Province gives Hamilton $295K for new Bay Street cycling route

Hamilton is looking to build a 2.3 kilometre cycling route on Bay Street with new money from the provincial government.

But the city still has to agree to pay for half of the $600K project

The province is giving the City of Hamilton $295,000 to build a 2.3 km cycling route along Bay Street to connect the downtown to the waterfront. (Chris Seto/CBC)

The province has given the city of Hamilton $295,000 for a new 2.3-kilometre cycling route on Bay Street.

But city council still has to agree to fork over the other half of the $600,000 project.

On Tuesday, Transportation Minister Steven Del Duca pledged $295,000 to fund the creation of the new route. It will run from near the base of the Escarpment, through downtown and connect to the waterfront with painted bike lanes, physically separated bike lanes and a bike path alongside the road.

The provincial money will come through the Ontario Municipal Cycling Infrastructure Program.

But city councillors will have to agree to pay for the other half, likely in the capital budget due early next year, said Martin White, acting director of energy, fleet and traffic, told CBC Hamilton. If it doesn't, the $295,000 stays with the project.

"It's council's prerogative," White said of whether council agrees to pay for the project.

Del Duca made the funding announcement at Hammer City Cycle bike shop on Upper James Street.

MPP Ted McMeekin and Mayor Fred Eisenberger were also present, commenting on how this plan will impact the city.

"Cycling is very important to the City of Hamilton," said the mayor. "We've moved from 70 km in 2007 to about 180 km now, in terms of cycle track in various parts of our city. And we need to do more."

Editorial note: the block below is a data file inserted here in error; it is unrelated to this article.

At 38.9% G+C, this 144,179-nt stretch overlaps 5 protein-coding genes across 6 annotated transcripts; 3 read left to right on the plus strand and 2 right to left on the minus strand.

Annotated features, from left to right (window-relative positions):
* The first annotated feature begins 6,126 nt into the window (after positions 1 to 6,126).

Eisenberger said the application for this cycling route along Bay Street was made some time ago. "It will be a network connecting downtown to Bay and then to the GO Transit locations. That's the proposed location and that's likely where it will be."

Cycling for recreational and transportational uses

In a report to city councillors, White said the project will be two-way bike lanes along the west curb of Bay Street between Cannon Street and Aberdeen Avenue, with some portions similar to the Cannon cycle track. 

North of Cannon, the route will be conventional bike lanes along both sides of Bay Street. The route will end at the existing bike lanes on the Bay Street bridge beside the new West Harbour GO station.

The infrastructure program is connected led by the province's CycleON strategy, a 20-year vision to grow cycling networks across the province.

MPP McMeekin said Hamilton has some of the oldest and most active cycling clubs in the province, and a proud cycling heritage.

The SoBi program, the Hamilton bike share, is now one year old, he said. It has more than 10,000 people signed up and roughly 8,000 active users.

With files from Samantha Craggs